Hey SLAF Fam! We are moving right along this week by continuing to answer the question, “What are some of the most common Backstroke mistakes (or really any stroke) you see?” We’ve already talked about the 3 most Common BUTTERFLY Mistakes that we see from swimmers. Today, we’ll be moving into BACKSTROKE!
Let’s Get Started with Common Backstroke Mistakes
Common Backstroke Mistakes: #1 Imbalanced Rotation
What a lot of people don’t realize is that the optimal Rotation in Backstroke is actually slightly MORE than what is optimal in Freestyle. In Backstroke, you’re looking to rotate 40 Degrees on EACH SIDE. Common Backstroke mistakes with rotation include not rotating to the optimal 40 degrees, rotating more than 40 degrees, or rotating a different amount on each side.
I actually find that rotating a different amount on each side is the norm, not the exception. Because most people’s bodies are naturally slightly uneven, a swimmer will likely have a stronger side that “feels easier” to rotate towards. This means that a swimmer is likely to rely on that side for the majority of their propulsion (which reinforces the imbalance). AND, the extra degrees of rotation that occurs in Backstroke makes it difficult for coaches to see even-ness of rotation under the water. Likely a coach wouldn’t be able to diagnose this problem without the aide of underwater cameras.
To avoid falling into this problem, really focus on your rotation as you’re practicing. Have a coach review tapes of you head on. And, learn if you have a “stronger side” that you rely on while swimming. Chances are that your rotation is imbalanced.
Read more about “How Much Backstroke Rotation Is Enough?” HERE.
Common Backstroke Mistakes: #2 Crossing Over at Entry
One of the added difficulties of swimming Backstroke is a swimmer can’t see exactly where their hand is entering the water. The result of this is that a common backstroke mistake I see occurs when a swimmer’s hand enters the water across the midline of the body instead of straight back. It’s an easy mistake to make as the swimmer is completely relying on feel, but luckily it’s one that a coach CAN see from above the water.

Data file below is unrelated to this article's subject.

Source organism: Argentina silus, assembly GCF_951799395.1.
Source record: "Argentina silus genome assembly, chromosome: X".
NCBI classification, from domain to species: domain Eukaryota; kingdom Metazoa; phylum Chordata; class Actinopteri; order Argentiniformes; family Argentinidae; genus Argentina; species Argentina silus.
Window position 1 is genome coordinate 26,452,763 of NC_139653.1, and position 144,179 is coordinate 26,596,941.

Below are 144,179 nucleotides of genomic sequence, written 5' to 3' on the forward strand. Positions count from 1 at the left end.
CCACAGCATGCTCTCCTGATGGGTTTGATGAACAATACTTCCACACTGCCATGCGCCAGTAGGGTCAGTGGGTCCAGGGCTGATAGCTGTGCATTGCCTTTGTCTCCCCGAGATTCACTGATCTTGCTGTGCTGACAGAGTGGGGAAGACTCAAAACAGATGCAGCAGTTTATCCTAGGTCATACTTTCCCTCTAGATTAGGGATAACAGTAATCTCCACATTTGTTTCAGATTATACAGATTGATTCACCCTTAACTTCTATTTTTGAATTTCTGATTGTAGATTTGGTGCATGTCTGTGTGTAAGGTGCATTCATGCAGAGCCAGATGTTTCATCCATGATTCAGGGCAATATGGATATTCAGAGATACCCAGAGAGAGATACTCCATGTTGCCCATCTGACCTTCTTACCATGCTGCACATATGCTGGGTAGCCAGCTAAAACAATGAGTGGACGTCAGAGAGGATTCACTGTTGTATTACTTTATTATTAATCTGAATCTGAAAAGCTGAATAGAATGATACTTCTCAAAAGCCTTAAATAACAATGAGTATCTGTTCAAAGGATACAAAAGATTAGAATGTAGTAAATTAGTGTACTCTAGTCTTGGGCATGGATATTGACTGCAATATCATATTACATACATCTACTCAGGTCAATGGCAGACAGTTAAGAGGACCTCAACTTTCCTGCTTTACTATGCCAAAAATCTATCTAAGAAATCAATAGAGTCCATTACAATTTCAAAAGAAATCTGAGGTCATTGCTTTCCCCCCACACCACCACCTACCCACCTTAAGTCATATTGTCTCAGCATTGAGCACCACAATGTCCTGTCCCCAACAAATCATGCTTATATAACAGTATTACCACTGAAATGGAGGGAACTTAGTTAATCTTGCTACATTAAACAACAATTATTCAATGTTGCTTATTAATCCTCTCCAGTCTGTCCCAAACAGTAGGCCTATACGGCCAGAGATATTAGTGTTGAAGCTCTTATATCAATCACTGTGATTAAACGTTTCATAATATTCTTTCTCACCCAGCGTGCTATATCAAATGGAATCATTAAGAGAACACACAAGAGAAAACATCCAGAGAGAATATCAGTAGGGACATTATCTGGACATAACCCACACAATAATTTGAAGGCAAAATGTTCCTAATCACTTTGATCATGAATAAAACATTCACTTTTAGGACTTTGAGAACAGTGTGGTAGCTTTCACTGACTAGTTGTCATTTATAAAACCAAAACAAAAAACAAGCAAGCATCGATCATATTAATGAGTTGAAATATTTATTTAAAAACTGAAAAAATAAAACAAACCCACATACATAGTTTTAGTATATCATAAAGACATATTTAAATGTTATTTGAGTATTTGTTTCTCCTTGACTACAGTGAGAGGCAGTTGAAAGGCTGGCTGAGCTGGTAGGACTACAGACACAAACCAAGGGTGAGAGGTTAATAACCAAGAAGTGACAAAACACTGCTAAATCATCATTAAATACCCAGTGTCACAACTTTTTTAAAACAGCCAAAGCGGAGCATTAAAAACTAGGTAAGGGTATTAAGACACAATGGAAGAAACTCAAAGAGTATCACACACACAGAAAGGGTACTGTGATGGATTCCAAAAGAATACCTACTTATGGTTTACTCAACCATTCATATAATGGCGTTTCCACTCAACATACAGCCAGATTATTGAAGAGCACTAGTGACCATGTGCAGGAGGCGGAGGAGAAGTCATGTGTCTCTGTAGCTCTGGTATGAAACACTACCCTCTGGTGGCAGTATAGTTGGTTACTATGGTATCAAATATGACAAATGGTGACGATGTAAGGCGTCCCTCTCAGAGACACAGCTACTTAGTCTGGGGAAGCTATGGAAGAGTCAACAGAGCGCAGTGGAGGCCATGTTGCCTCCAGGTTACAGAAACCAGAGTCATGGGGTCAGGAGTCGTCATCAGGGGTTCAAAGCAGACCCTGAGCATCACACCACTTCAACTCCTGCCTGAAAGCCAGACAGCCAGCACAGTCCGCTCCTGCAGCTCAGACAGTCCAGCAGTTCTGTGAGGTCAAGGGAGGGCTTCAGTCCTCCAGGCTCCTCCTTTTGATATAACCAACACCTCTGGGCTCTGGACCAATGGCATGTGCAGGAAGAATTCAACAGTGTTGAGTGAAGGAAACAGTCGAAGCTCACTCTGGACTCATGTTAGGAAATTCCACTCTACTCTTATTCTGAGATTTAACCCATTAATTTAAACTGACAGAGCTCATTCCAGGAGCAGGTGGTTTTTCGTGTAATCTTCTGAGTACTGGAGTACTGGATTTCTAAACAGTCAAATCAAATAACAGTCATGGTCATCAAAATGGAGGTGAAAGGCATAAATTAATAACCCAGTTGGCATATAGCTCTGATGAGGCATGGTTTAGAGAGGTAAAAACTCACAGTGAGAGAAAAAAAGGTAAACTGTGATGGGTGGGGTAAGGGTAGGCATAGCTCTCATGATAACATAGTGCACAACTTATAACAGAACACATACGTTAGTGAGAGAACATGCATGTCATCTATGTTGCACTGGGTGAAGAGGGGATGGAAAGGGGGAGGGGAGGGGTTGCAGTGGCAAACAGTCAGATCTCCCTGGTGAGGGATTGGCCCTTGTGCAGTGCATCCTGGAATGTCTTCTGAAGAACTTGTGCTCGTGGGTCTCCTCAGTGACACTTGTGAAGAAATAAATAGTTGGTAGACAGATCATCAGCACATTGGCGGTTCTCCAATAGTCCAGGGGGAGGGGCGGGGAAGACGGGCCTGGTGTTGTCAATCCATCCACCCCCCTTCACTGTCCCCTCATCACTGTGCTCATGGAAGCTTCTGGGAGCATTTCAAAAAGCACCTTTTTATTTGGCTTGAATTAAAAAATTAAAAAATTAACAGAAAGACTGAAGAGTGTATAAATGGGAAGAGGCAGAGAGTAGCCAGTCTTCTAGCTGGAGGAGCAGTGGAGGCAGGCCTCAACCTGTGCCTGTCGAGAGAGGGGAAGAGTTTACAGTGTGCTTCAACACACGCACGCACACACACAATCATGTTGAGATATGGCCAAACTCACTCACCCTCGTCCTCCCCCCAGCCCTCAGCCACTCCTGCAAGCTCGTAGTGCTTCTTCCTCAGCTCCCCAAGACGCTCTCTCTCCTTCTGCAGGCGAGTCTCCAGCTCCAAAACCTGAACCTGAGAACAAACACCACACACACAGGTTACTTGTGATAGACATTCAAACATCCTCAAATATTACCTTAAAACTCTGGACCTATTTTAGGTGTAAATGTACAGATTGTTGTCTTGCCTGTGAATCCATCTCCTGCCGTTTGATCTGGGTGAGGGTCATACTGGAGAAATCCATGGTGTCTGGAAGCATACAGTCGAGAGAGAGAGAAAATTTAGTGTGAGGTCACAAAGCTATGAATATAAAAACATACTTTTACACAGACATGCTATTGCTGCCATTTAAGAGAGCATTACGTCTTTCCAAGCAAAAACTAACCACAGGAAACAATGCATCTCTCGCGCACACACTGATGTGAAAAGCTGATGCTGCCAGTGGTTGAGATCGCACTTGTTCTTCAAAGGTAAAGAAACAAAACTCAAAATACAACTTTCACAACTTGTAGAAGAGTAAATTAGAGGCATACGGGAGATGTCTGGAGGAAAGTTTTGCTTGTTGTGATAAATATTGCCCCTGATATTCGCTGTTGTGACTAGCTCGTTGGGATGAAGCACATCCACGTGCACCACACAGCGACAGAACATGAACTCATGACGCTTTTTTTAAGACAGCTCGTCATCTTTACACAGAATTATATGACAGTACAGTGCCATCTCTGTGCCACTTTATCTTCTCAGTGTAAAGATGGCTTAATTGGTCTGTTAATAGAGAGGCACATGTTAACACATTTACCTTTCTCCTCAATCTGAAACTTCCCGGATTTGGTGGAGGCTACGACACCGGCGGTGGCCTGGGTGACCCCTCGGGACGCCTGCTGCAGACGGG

This is why it’s incredibly important to get your entry position right as young as possible. After practicing entering at the incorrect spot, it becomes impossible to feel the correct place to enter. That’s when a coach needs to encourage the swimmer to feel like they’re overcorrecting in order to begin entering on the correct side of the body.
Learn about more it HERE.
Principles of Backstroke: The Course
Mistake #3: Incorrect Body Alignment
One of the ways that Backstroke is sneaky is that it’s actually an INCREDIBLE CORE WORKOUT. That’s because incorrect body alignment occurs when the core isn’t connecting the legs and torso. It’s crucial that these two pieces are kept in one line on top of the body. Again, it take a ton of core strength to do this (especially at full speed).
This is a concept we teach to young swimmers by reminding them “hips up high to the sky.” But I find that it’s also helpful to remind swimmers as they get older to “engage their core.” By keeping the core engaged, the swimmer’s legs are sure to stay on top of the water where they’re generating the most power. And, the bodyline stays streamlined.
Watch a video analysis on what this looks like HERE.
Mistake #4: Lack of Continuous Kick
Lack of continuous kick is one of the common Backstroke mistakes that drive me up the wall! The kick, just like with EVERY STROKE, acts as the powerhouse of the stroke. If we’re not kicking, we’re not moving. And again, this is connected to the core. You need strong legs and a strong core to have a killer Backstroke.
Thankfully, this is a mistake that doesn’t need the watchful supervision of a coach. The keys to fixing this mistake are discipline and getting STRONG.
Want to know how the Backstroke Kick is similar to the Freestyle Kick? Read HERE.
Mistake #5: Too Deep of a Pull
Finally, the last common Backstroke mistake I see all the time is when a swimmer goes too deep with their pull. After entering the water with the pinky, a swimmer should then bend at the elbow, and push down towards the thigh with the finish of the stroke having the hand actually face the bottom of the pool (I show how to do this here). The push down is where all of the propulsion comes from in Backstroke.
The problem of having too deep of a pull means that when you get to the portion of the pull where you’re finishing down towards the thigh, you’re not reaching optimal propulsion. This is because a swimmer’s arms aren’t in the optimal position of strength. You want the finish of your pull to be incredibly strong, so that you generate more propulsion. The only way to do that is to get in your very best position to be strong, and going too deep won’t help you with strength.
For a more in depth analysis of the Backstroke Pulling pattern, click HERE.
Until Next Time,
Abbie Fish and the SLAF Fam.